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Int J Surg. 2017 Oct;46:133-145. doi: 10.1016/j.ijsu.2017.08.587. Epub 2017 Sep 7.

Complications of extracorporeal shockwave therapy in plantar fasciitis: Systematic review.

Author information

1
Department of Orthopaedic Surgery at Jeroen Bosch General Hospital, Henri Dunantstraat 1, 's-Hertogenbosch, 5223 GZ, The Netherlands. Electronic address: r.roerdink@hotmail.com.
2
Department of Orthopaedic Surgery at Máxima Medical Centre, The Netherlands. Electronic address: martijndietvorst@gmail.com.
3
Department of Orthopaedic Surgery at Jeroen Bosch General Hospital, The Netherlands. Electronic address: zwaard@jbz.nl.
4
Department of Sport & Exercise Medicine at University Medical Center Groningen, The Netherlands. Electronic address: h.van.der.worp@umcg.nl.
5
Department of Sport & Exercise Medicine at University Medical Center Groningen, The Netherlands. Electronic address: j.zwerver@umcg.nl.

Abstract

BACKGROUND:

Extracorporeal shockwave therapy (ESWT) seems to be an effective treatment for plantar fasciitis (PF) and is assumed to be safe. No systematic reviews have been published that specifically studied the complications and side effects of ESWT in treating PF. Aim of this systematic review is therefore to evaluate the complications and side effects of ESWT in order to determine whether ESWT is a safe treatment for PF.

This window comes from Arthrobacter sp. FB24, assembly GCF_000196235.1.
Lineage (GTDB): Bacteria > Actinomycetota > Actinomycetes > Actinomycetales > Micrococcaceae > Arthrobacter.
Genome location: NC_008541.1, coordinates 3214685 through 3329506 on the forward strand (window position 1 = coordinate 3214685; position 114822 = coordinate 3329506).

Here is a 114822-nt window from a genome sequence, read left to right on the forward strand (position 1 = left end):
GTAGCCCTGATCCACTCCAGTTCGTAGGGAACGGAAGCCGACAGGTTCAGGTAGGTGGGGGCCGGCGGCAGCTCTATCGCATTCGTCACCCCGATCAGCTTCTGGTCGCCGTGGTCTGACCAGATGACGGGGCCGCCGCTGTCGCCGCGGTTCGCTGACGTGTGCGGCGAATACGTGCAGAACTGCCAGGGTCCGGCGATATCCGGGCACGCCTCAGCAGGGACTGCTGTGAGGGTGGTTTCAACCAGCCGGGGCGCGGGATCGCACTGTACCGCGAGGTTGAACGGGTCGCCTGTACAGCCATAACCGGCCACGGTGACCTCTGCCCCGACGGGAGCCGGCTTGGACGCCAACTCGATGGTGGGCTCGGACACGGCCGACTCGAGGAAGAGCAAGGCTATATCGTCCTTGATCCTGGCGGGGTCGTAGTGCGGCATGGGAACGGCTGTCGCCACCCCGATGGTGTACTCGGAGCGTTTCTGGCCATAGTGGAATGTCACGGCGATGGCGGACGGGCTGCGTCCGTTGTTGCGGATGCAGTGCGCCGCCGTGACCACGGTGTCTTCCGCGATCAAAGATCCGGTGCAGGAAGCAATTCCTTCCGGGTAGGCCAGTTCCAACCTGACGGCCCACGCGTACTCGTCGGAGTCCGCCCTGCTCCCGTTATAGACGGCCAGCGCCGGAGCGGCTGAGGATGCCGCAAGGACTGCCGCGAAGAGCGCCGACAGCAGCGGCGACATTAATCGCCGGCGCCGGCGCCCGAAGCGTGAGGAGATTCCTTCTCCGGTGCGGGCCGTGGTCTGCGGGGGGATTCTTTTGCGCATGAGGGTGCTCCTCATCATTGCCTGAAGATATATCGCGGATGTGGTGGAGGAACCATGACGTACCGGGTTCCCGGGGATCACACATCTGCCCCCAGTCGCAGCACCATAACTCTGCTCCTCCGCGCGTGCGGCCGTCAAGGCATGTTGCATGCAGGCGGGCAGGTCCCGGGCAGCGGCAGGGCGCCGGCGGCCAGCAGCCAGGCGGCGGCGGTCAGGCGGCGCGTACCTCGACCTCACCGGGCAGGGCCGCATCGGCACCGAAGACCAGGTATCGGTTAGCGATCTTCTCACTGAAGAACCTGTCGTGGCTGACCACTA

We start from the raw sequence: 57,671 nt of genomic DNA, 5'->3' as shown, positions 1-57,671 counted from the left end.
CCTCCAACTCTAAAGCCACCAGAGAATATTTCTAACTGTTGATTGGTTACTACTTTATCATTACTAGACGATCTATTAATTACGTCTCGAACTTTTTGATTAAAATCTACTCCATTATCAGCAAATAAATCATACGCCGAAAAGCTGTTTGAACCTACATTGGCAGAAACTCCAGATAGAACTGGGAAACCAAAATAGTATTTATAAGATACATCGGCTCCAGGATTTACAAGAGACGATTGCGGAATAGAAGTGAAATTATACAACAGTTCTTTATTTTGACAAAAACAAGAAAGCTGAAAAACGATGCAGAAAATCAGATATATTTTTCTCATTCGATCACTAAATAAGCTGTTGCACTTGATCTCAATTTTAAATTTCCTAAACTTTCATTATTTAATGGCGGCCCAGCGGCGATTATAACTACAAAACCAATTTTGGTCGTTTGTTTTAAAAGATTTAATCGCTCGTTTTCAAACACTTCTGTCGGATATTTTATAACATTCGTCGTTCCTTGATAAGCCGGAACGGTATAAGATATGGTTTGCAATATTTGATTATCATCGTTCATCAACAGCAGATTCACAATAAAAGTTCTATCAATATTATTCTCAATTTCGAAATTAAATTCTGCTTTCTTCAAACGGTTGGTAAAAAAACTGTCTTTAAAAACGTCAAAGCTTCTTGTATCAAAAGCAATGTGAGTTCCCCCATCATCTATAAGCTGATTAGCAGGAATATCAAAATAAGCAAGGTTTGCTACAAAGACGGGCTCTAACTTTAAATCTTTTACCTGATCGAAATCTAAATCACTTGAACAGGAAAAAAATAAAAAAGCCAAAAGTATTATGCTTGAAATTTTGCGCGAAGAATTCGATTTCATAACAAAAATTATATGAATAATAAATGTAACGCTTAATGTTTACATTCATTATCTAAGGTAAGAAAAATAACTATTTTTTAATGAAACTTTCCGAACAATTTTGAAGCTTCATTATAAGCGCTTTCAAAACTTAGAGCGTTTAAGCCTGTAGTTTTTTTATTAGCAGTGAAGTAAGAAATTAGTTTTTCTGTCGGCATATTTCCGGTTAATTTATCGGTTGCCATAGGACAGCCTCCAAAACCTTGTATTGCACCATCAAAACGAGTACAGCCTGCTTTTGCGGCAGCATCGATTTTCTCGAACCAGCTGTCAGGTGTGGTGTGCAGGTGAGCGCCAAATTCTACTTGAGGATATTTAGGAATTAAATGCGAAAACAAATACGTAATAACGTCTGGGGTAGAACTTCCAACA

METHODS:

For this systematic review the databases PubMed, MEDLINE, Cochrane and Embase were used to search for relevant literature between 1 January 2005 and 1 January 2017. PRISMA guidelines were followed.

RESULTS:

Thirty-nine studies were included for this review, representing 2493 patients (2697 heels) who received between 6424 and 6497 ESWT treatment sessions, with an energy flux density between 0.01 mJ/mm2 and 0.64 mJ/mm2 and a frequency of 1000-3800 SWs. Average follow-up was 14.7 months (range: 24 h - 6 years). Two complications occurred: precordial pain and a superficial skin infection after regional anaesthesia. Accordingly, 225 patients reported pain during treatment and 247 reported transient red skin after treatment. Transient pain after treatment, dysesthesia, swelling, ecchymosis and/or petechiae, severe headache, bruising and a throbbing sensation were also reported.

CONCLUSION:

ESWT is likely a safe treatment for PF. No complications are expected at one-year follow-up. However, according to the current literature long-term complications are unknown. Better descriptions of treatment protocols, patient characteristics and registration of complications and side effects, especially pain during treatment, are recommended.

KEYWORDS:

Adverse events; Complications; ESWT; Extracorporeal shock wave therapy; Plantar fasciitis; Plantar fasciopathy; Safe; Safety; Side effects

PMID:
28890412
DOI:
10.1016/j.ijsu.2017.08.587
[Indexed for MEDLINE]

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